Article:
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"For a happier, more stable and civilized future, each of us must develop a sincere, warm-hearted feeling of brotherhood and sisterhood."

Limited options leave Tibetans seething

November 21, 2008

By Frank Ching
The New Straits Times
November 20, 2008

THE latest round of talks between representatives of the Dalai Lama
and the Chinese government predictably failed to make progress. Now
hundreds of Tibetans are gathering in Dharamsala, India, for a
week-long crisis meeting to discuss the way forward. Since the two
sides have totally different understandings of the nature of the
talks, it was not surprising that they could not reach agreement.

The Dalai Lama's representatives wanted to discuss the situation in
Tibet, where there were riots in March, and genuine autonomy for the region.

The Chinese government insists there is no Tibet problem and says it
represents the interests of all ethnic minorities, including
Tibetans. The Tibetan government-in-exile is only "a product created
by a small group of separatists who launched an armed rebellion in 1959".

Beijing's position is ambiguous, however. It says that talks with the
Dalai Lama's representatives can only be about his own future role.
But in July, Chinese officials actually invited views on the degree
or form of autonomy the Dalai Lama is seeking.

Hence, his representatives this time around presented a "Memorandum
on Genuine Autonomy for the Tibetan People", which called, among
other things, for a single administrative entity governing all areas
inhabited by Tibetans -- an area roughly a fourth of China's territory.

The memorandum also called for Tibetans to create their own regional
government, with the central government in Beijing rendered powerless
to abrogate or change Tibetan decisions.

These proposals were rejected out of hand by Beijing, with Chinese
officials seeing such ideas as but thinly disguised attempts at independence.

At a press conference announcing the failure of the talks, Chinese
officials said the Tibetan leader should "completely give up his
ideas and actions to split China".

It appears that China, which sent additional troops into Tibet after
the disturbances, believes that it has the situation under control.
It sees the Dalai Lama himself as the root of the problem and, now
that he is 73 and ailing, Beijing thinks it is just a matter of time
before he dies and the problem is solved.

The latest meeting was the third such round this year. In May, China
agreed to resume talks, which had not been held since 2006, after
calls from American and European leaders in the wake of disturbances
in Tibetan areas and a Chinese military crackdown.

Renewal of the dialogue was sufficient to keep Western leaders quiet.
Now, with the Olympics over, Beijing evidently sees little need to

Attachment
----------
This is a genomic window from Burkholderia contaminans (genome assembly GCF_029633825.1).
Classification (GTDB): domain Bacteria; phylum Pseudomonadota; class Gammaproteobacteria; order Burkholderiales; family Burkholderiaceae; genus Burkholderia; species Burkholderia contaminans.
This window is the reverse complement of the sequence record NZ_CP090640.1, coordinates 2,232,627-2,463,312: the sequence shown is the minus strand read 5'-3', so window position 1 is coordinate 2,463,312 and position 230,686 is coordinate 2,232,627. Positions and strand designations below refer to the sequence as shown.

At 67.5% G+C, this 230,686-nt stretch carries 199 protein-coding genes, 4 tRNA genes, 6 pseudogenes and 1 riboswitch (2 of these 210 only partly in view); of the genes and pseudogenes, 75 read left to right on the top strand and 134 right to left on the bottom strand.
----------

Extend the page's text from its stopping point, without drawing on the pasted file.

keep talking although Chinese officials insist that the door is
always open if the Dalai Lama wishes to "return to a patriotic stance".

With China taking such a hard line, it is little wonder that Tibetans
in exile are meeting to re-examine their options. But they don't have many.

For years, there has been discussion as to whether they should opt
for independence or for true autonomy within China. Similarly, there
were arguments over whether they should resort to violence to achieve
their goal.

Independence is unrealistic since no country in the world recognises
Tibet as a separate country. A decision to resort to terrorism will
have to be disavowed by the Dalai Lama, a Nobel Peace Prize laureate.

Moreover, the Indian government no doubt will withdraw its
hospitality to the exiled Tibetans, which has been extended for half a century.

Besides, since China indicates its willingness to continue the
dialogue, a decision by Tibetan exiles to stop talking would send a
negative signal to the international community, where many hope for
an eventual compromise.

The Dalai Lama sounds like a man at the end of his tether.

"Tibetans are being handed down a death sentence," he said recently.
"This ancient nation, with an ancient cultural heritage, is dying."

And yet, even before the convening of the "crisis meeting", his aides
announced that he continues to believe that dialogue is the only way
to resolve the deadlock.

The plight of China's Mongolians offers an object lesson for
Tibetans. Mongolians now account for only 20 per cent of the
population of Inner Mongolia, and Mongolian identity is under threat.

Similar migration of Han Chinese into Tibet would lead to a similar
result. Tibet may lose not only its autonomy but its distinct culture
and religion. And there is a danger that the threat of extinction may
lead to violence.

If Tibet explodes after the Dalai Lama's death, China may well regret
its decision not to take him seriously. Then, there will be no one
who could help pacify angry Tibetans.
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